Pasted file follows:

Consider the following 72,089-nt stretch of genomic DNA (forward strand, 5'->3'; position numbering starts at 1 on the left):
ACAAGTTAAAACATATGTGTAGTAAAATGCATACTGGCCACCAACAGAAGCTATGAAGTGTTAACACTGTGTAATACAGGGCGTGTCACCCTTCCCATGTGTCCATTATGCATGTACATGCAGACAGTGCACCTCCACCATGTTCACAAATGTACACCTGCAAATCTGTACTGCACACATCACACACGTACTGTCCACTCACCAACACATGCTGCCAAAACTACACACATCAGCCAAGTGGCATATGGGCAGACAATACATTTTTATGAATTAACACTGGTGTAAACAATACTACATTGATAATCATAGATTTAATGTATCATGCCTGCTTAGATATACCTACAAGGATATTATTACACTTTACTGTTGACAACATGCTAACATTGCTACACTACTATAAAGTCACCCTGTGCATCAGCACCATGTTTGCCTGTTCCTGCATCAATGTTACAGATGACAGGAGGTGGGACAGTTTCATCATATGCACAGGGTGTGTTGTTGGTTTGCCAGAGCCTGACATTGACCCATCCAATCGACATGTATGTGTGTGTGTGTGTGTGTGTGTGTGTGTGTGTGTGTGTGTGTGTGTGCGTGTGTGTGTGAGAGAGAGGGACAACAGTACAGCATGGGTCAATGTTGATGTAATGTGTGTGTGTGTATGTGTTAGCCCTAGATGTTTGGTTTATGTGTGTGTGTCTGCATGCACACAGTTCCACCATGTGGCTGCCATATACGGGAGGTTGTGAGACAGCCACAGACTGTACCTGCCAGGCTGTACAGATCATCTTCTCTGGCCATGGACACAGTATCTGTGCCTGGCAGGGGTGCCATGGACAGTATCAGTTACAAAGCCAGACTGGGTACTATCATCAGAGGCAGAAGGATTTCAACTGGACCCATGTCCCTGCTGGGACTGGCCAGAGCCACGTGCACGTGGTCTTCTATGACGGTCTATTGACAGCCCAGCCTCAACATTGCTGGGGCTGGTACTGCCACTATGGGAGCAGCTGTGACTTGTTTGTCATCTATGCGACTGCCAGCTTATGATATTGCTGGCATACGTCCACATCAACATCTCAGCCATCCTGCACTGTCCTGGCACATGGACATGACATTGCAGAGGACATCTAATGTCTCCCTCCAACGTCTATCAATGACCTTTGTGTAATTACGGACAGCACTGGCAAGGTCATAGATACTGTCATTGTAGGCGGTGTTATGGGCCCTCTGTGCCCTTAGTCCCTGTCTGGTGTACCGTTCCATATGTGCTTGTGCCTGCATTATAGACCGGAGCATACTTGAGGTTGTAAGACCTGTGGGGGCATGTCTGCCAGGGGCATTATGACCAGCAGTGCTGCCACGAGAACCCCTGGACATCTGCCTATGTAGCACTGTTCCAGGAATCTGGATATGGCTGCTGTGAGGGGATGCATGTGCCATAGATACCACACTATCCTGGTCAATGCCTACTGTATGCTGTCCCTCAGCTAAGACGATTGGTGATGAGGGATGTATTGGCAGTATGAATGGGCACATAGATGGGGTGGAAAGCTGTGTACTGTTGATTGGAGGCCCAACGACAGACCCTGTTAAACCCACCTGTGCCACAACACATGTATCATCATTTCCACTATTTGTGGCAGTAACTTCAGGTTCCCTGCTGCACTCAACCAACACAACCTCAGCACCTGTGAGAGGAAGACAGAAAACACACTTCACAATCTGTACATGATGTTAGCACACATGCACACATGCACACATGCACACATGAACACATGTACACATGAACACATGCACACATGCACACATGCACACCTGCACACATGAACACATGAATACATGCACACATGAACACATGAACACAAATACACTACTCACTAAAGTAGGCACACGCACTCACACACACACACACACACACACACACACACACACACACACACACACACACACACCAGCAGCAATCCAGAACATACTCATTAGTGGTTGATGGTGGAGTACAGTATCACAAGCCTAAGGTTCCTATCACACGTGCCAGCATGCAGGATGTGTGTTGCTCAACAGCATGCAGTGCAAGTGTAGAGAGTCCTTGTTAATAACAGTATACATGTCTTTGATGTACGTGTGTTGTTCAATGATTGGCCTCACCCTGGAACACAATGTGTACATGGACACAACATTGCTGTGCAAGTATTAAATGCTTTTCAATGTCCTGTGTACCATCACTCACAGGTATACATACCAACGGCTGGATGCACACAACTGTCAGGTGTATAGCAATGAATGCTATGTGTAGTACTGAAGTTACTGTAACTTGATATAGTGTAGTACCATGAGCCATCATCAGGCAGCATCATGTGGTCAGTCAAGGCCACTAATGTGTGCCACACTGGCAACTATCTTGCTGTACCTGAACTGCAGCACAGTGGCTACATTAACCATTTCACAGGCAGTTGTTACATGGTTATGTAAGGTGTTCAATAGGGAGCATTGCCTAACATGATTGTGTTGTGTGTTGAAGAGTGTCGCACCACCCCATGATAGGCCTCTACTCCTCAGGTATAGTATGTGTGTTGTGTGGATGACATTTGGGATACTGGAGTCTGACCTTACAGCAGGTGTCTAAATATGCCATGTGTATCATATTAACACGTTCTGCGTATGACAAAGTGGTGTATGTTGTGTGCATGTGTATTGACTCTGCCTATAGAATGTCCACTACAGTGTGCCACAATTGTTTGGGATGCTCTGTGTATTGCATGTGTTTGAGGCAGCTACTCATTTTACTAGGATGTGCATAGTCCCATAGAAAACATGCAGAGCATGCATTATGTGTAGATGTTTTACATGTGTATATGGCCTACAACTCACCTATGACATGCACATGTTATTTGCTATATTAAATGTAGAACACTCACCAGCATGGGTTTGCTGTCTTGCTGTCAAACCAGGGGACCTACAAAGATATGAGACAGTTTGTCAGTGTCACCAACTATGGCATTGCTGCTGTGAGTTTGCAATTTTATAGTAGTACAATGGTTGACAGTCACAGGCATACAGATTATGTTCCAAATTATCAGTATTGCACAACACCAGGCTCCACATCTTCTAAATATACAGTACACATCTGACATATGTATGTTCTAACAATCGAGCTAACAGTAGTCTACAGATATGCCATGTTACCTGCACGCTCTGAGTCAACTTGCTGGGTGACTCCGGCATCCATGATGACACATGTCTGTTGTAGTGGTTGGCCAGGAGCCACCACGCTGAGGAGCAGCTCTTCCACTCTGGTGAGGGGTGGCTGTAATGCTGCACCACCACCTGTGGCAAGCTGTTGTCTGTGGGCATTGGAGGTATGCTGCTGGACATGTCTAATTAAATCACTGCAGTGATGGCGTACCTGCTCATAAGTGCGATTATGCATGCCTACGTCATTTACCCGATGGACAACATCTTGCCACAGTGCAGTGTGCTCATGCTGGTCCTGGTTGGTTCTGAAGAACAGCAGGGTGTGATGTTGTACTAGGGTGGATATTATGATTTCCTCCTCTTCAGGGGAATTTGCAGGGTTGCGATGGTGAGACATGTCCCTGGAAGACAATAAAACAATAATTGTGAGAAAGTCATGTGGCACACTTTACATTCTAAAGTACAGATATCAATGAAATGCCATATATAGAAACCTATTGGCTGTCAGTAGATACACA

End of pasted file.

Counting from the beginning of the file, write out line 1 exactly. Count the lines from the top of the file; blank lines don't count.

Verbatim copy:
Consider the following 72,089-nt stretch of genomic DNA (forward strand, 5'->3'; position numbering starts at 1 on the left):